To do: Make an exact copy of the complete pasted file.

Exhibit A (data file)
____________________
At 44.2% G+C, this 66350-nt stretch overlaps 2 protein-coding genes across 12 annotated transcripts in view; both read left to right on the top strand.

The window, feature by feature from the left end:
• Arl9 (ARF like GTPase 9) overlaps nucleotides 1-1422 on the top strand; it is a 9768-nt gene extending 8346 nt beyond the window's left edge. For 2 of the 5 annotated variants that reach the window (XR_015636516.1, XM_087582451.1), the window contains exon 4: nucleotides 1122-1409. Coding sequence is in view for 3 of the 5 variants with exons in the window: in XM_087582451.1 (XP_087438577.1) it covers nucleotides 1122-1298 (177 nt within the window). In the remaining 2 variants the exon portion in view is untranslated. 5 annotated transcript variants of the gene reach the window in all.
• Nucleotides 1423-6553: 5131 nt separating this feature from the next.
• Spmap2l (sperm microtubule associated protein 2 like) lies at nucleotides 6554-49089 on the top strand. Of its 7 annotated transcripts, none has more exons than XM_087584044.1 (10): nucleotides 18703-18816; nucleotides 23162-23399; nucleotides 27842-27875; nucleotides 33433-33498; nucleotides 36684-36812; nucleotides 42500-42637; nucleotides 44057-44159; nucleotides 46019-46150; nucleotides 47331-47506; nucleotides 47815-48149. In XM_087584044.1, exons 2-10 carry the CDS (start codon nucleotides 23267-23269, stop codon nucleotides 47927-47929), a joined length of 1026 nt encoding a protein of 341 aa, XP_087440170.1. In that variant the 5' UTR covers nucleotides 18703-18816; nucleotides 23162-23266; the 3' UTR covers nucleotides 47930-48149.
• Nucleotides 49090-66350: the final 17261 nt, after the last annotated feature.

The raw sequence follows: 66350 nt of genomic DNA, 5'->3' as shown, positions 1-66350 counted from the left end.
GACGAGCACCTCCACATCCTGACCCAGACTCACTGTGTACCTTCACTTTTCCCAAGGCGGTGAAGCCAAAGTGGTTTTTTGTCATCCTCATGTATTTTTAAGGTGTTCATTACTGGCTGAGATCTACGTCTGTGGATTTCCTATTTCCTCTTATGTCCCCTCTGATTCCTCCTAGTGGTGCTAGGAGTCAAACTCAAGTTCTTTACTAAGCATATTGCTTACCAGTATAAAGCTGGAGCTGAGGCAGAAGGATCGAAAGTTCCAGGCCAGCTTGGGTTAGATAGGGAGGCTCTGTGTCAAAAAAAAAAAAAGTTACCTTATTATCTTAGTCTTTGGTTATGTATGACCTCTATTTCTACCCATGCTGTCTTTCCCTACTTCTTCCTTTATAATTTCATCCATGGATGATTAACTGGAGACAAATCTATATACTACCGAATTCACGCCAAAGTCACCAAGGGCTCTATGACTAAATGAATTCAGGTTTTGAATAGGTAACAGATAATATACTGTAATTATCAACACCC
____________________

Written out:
At 44.2% G+C, this 66350-nt stretch overlaps 2 protein-coding genes across 12 annotated transcripts in view; both read left to right on the top strand.

The window, feature by feature from the left end:
• Arl9 (ARF like GTPase 9) overlaps nucleotides 1-1422 on the top strand; it is a 9768-nt gene extending 8346 nt beyond the window's left edge. For 2 of the 5 annotated variants that reach the window (XR_015636516.1, XM_087582451.1), the window contains exon 4: nucleotides 1122-1409. Coding sequence is in view for 3 of the 5 variants with exons in the window: in XM_087582451.1 (XP_087438577.1) it covers nucleotides 1122-1298 (177 nt within the window). In the remaining 2 variants the exon portion in view is untranslated. 5 annotated transcript variants of the gene reach the window in all.
• Nucleotides 1423-6553: 5131 nt separating this feature from the next.
• Spmap2l (sperm microtubule associated protein 2 like) lies at nucleotides 6554-49089 on the top strand. Of its 7 annotated transcripts, none has more exons than XM_087584044.1 (10): nucleotides 18703-18816; nucleotides 23162-23399; nucleotides 27842-27875; nucleotides 33433-33498; nucleotides 36684-36812; nucleotides 42500-42637; nucleotides 44057-44159; nucleotides 46019-46150; nucleotides 47331-47506; nucleotides 47815-48149. In XM_087584044.1, exons 2-10 carry the CDS (start codon nucleotides 23267-23269, stop codon nucleotides 47927-47929), a joined length of 1026 nt encoding a protein of 341 aa, XP_087440170.1. In that variant the 5' UTR covers nucleotides 18703-18816; nucleotides 23162-23266; the 3' UTR covers nucleotides 47930-48149.
• Nucleotides 49090-66350: the final 17261 nt, after the last annotated feature.

The raw sequence follows: 66350 nt of genomic DNA, 5'->3' as shown, positions 1-66350 counted from the left end.
GACGAGCACCTCCACATCCTGACCCAGACTCACTGTGTACCTTCACTTTTCCCAAGGCGGTGAAGCCAAAGTGGTTTTTTGTCATCCTCATGTATTTTTAAGGTGTTCATTACTGGCTGAGATCTACGTCTGTGGATTTCCTATTTCCTCTTATGTCCCCTCTGATTCCTCCTAGTGGTGCTAGGAGTCAAACTCAAGTTCTTTACTAAGCATATTGCTTACCAGTATAAAGCTGGAGCTGAGGCAGAAGGATCGAAAGTTCCAGGCCAGCTTGGGTTAGATAGGGAGGCTCTGTGTCAAAAAAAAAAAAAGTTACCTTATTATCTTAGTCTTTGGTTATGTATGACCTCTATTTCTACCCATGCTGTCTTTCCCTACTTCTTCCTTTATAATTTCATCCATGGATGATTAACTGGAGACAAATCTATATACTACCGAATTCACGCCAAAGTCACCAAGGGCTCTATGACTAAATGAATTCAGGTTTTGAATAGGTAACAGATAATATACTGTAATTATCAACACCC